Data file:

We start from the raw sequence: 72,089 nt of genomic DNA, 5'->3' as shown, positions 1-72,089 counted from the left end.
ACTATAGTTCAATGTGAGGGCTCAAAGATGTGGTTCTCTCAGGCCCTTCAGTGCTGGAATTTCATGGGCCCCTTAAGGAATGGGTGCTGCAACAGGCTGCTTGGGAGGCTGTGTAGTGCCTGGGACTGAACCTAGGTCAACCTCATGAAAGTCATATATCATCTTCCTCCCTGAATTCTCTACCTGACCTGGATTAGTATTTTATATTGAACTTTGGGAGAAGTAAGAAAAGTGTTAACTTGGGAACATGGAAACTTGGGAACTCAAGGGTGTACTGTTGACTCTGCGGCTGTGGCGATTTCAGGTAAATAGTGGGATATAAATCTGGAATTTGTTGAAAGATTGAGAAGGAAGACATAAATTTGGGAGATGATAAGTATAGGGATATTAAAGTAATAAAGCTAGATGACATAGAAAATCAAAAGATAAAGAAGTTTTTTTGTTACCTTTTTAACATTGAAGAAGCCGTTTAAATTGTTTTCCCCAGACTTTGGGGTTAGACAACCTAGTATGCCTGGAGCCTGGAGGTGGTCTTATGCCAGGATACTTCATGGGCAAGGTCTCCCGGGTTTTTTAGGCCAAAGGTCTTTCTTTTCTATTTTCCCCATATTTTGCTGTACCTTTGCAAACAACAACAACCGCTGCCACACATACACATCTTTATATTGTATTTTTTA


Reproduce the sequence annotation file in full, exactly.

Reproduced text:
We start from the raw sequence: 72,089 nt of genomic DNA, 5'->3' as shown, positions 1-72,089 counted from the left end.
ACTATAGTTCAATGTGAGGGCTCAAAGATGTGGTTCTCTCAGGCCCTTCAGTGCTGGAATTTCATGGGCCCCTTAAGGAATGGGTGCTGCAACAGGCTGCTTGGGAGGCTGTGTAGTGCCTGGGACTGAACCTAGGTCAACCTCATGAAAGTCATATATCATCTTCCTCCCTGAATTCTCTACCTGACCTGGATTAGTATTTTATATTGAACTTTGGGAGAAGTAAGAAAAGTGTTAACTTGGGAACATGGAAACTTGGGAACTCAAGGGTGTACTGTTGACTCTGCGGCTGTGGCGATTTCAGGTAAATAGTGGGATATAAATCTGGAATTTGTTGAAAGATTGAGAAGGAAGACATAAATTTGGGAGATGATAAGTATAGGGATATTAAAGTAATAAAGCTAGATGACATAGAAAATCAAAAGATAAAGAAGTTTTTTTGTTACCTTTTTAACATTGAAGAAGCCGTTTAAATTGTTTTCCCCAGACTTTGGGGTTAGACAACCTAGTATGCCTGGAGCCTGGAGGTGGTCTTATGCCAGGATACTTCATGGGCAAGGTCTCCCGGGTTTTTTAGGCCAAAGGTCTTTCTTTTCTATTTTCCCCATATTTTGCTGTACCTTTGCAAACAACAACAACCGCTGCCACACATACACATCTTTATATTGTATTTTTTA